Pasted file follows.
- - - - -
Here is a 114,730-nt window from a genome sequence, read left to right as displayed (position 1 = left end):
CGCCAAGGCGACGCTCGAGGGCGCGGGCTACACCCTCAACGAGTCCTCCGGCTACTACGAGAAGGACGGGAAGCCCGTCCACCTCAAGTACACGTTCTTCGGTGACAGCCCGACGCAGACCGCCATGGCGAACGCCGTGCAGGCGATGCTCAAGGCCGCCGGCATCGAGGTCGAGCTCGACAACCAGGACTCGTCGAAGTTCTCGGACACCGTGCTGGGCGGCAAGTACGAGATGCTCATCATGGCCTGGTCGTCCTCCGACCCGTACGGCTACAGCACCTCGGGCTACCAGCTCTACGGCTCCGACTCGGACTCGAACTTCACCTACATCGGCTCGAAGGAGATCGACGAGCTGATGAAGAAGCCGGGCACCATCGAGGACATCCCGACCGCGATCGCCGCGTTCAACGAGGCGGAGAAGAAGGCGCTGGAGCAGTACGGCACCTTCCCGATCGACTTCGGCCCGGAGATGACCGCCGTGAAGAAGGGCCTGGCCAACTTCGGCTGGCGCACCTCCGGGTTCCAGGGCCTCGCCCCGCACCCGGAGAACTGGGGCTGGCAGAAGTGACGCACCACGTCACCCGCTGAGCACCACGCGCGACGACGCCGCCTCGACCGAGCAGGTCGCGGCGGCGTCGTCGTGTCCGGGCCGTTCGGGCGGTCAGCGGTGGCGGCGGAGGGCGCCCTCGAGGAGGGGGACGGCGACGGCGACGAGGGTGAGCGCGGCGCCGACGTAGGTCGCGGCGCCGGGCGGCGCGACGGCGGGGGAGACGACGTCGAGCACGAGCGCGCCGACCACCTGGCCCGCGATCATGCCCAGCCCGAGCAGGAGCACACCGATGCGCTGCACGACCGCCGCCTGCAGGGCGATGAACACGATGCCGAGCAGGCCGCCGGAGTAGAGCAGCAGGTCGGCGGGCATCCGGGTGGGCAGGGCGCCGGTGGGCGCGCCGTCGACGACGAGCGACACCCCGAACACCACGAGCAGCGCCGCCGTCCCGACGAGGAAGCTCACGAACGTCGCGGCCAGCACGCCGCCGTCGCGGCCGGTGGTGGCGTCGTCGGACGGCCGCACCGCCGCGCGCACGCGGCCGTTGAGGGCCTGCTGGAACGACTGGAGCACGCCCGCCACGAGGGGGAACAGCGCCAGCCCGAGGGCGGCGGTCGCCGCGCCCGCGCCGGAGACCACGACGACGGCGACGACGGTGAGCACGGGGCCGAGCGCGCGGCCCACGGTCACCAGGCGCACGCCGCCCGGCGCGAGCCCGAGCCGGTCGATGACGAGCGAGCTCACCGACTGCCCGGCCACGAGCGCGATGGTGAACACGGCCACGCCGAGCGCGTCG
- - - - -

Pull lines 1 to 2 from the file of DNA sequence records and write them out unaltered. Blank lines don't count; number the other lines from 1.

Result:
Here is a 114,730-nt window from a genome sequence, read left to right as displayed (position 1 = left end):
CGCCAAGGCGACGCTCGAGGGCGCGGGCTACACCCTCAACGAGTCCTCCGGCTACTACGAGAAGGACGGGAAGCCCGTCCACCTCAAGTACACGTTCTTCGGTGACAGCCCGACGCAGACCGCCATGGCGAACGCCGTGCAGGCGATGCTCAAGGCCGCCGGCATCGAGGTCGAGCTCGACAACCAGGACTCGTCGAAGTTCTCGGACACCGTGCTGGGCGGCAAGTACGAGATGCTCATCATGGCCTGGTCGTCCTCCGACCCGTACGGCTACAGCACCTCGGGCTACCAGCTCTACGGCTCCGACTCGGACTCGAACTTCACCTACATCGGCTCGAAGGAGATCGACGAGCTGATGAAGAAGCCGGGCACCATCGAGGACATCCCGACCGCGATCGCCGCGTTCAACGAGGCGGAGAAGAAGGCGCTGGAGCAGTACGGCACCTTCCCGATCGACTTCGGCCCGGAGATGACCGCCGTGAAGAAGGGCCTGGCCAACTTCGGCTGGCGCACCTCCGGGTTCCAGGGCCTCGCCCCGCACCCGGAGAACTGGGGCTGGCAGAAGTGACGCACCACGTCACCCGCTGAGCACCACGCGCGACGACGCCGCCTCGACCGAGCAGGTCGCGGCGGCGTCGTCGTGTCCGGGCCGTTCGGGCGGTCAGCGGTGGCGGCGGAGGGCGCCCTCGAGGAGGGGGACGGCGACGGCGACGAGGGTGAGCGCGGCGCCGACGTAGGTCGCGGCGCCGGGCGGCGCGACGGCGGGGGAGACGACGTCGAGCACGAGCGCGCCGACCACCTGGCCCGCGATCATGCCCAGCCCGAGCAGGAGCACACCGATGCGCTGCACGACCGCCGCCTGCAGGGCGATGAACACGATGCCGAGCAGGCCGCCGGAGTAGAGCAGCAGGTCGGCGGGCATCCGGGTGGGCAGGGCGCCGGTGGGCGCGCCGTCGACGACGAGCGACACCCCGAACACCACGAGCAGCGCCGCCGTCCCGACGAGGAAGCTCACGAACGTCGCGGCCAGCACGCCGCCGTCGCGGCCGGTGGTGGCGTCGTCGGACGGCCGCACCGCCGCGCGCACGCGGCCGTTGAGGGCCTGCTGGAACGACTGGAGCACGCCCGCCACGAGGGGGAACAGCGCCAGCCCGAGGGCGGCGGTCGCCGCGCCCGCGCCGGAGACCACGACGACGGCGACGACGGTGAGCACGGGGCCGAGCGCGCGGCCCACGGTCACCAGGCGCACGCCGCCCGGCGCGAGCCCGAGCCGGTCGATGACGAGCGAGCTCACCGACTGCCCGGCCACGAGCGCGATGGTGAACACGGCCACGCCGAGCGCGTCG